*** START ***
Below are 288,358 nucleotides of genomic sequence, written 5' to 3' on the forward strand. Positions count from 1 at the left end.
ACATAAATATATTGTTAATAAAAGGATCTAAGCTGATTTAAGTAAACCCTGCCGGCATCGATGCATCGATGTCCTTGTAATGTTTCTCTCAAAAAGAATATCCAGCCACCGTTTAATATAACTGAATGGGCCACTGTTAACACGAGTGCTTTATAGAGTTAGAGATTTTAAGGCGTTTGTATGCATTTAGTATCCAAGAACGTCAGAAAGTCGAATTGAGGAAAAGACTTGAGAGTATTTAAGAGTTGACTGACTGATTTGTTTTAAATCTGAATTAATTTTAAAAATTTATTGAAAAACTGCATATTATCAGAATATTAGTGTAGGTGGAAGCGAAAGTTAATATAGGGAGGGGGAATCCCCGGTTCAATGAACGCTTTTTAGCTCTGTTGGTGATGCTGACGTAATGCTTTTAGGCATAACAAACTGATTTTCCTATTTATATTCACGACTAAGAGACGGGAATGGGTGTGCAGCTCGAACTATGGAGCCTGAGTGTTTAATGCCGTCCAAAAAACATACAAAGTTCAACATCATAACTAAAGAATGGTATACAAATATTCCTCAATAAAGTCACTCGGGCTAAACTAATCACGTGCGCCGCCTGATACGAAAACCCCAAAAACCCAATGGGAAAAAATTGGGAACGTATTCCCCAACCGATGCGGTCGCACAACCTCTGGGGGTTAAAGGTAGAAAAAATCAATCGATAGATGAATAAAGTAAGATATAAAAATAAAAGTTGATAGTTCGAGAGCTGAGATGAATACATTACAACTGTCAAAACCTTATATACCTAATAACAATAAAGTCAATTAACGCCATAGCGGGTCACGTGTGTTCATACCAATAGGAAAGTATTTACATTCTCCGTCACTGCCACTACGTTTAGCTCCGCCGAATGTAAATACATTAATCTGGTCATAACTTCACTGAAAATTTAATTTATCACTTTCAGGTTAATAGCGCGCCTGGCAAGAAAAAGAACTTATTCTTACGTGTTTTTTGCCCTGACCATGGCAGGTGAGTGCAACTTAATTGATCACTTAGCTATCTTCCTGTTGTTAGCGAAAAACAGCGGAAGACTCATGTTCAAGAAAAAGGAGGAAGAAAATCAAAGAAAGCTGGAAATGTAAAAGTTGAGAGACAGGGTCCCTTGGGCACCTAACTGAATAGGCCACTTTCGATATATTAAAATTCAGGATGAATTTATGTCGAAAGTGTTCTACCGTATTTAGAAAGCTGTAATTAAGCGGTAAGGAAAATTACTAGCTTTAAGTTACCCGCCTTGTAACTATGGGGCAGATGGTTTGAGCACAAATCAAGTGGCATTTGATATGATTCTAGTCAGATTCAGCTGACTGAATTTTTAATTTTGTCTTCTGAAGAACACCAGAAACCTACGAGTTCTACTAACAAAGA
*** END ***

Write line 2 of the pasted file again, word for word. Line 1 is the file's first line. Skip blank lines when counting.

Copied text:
ACATAAATATATTGTTAATAAAAGGATCTAAGCTGATTTAAGTAAACCCTGCCGGCATCGATGCATCGATGTCCTTGTAATGTTTCTCTCAAAAAGAATATCCAGCCACCGTTTAATATAACTGAATGGGCCACTGTTAACACGAGTGCTTTATAGAGTTAGAGATTTTAAGGCGTTTGTATGCATTTAGTATCCAAGAACGTCAGAAAGTCGAATTGAGGAAAAGACTTGAGAGTATTTAAGAGTTGACTGACTGATTTGTTTTAAATCTGAATTAATTTTAAAAATTTATTGAAAAACTGCATATTATCAGAATATTAGTGTAGGTGGAAGCGAAAGTTAATATAGGGAGGGGGAATCCCCGGTTCAATGAACGCTTTTTAGCTCTGTTGGTGATGCTGACGTAATGCTTTTAGGCATAACAAACTGATTTTCCTATTTATATTCACGACTAAGAGACGGGAATGGGTGTGCAGCTCGAACTATGGAGCCTGAGTGTTTAATGCCGTCCAAAAAACATACAAAGTTCAACATCATAACTAAAGAATGGTATACAAATATTCCTCAATAAAGTCACTCGGGCTAAACTAATCACGTGCGCCGCCTGATACGAAAACCCCAAAAACCCAATGGGAAAAAATTGGGAACGTATTCCCCAACCGATGCGGTCGCACAACCTCTGGGGGTTAAAGGTAGAAAAAATCAATCGATAGATGAATAAAGTAAGATATAAAAATAAAAGTTGATAGTTCGAGAGCTGAGATGAATACATTACAACTGTCAAAACCTTATATACCTAATAACAATAAAGTCAATTAACGCCATAGCGGGTCACGTGTGTTCATACCAATAGGAAAGTATTTACATTCTCCGTCACTGCCACTACGTTTAGCTCCGCCGAATGTAAATACATTAATCTGGTCATAACTTCACTGAAAATTTAATTTATCACTTTCAGGTTAATAGCGCGCCTGGCAAGAAAAAGAACTTATTCTTACGTGTTTTTTGCCCTGACCATGGCAGGTGAGTGCAACTTAATTGATCACTTAGCTATCTTCCTGTTGTTAGCGAAAAACAGCGGAAGACTCATGTTCAAGAAAAAGGAGGAAGAAAATCAAAGAAAGCTGGAAATGTAAAAGTTGAGAGACAGGGTCCCTTGGGCACCTAACTGAATAGGCCACTTTCGATATATTAAAATTCAGGATGAATTTATGTCGAAAGTGTTCTACCGTATTTAGAAAGCTGTAATTAAGCGGTAAGGAAAATTACTAGCTTTAAGTTACCCGCCTTGTAACTATGGGGCAGATGGTTTGAGCACAAATCAAGTGGCATTTGATATGATTCTAGTCAGATTCAGCTGACTGAATTTTTAATTTTGTCTTCTGAAGAACACCAGAAACCTACGAGTTCTACTAACAAAGA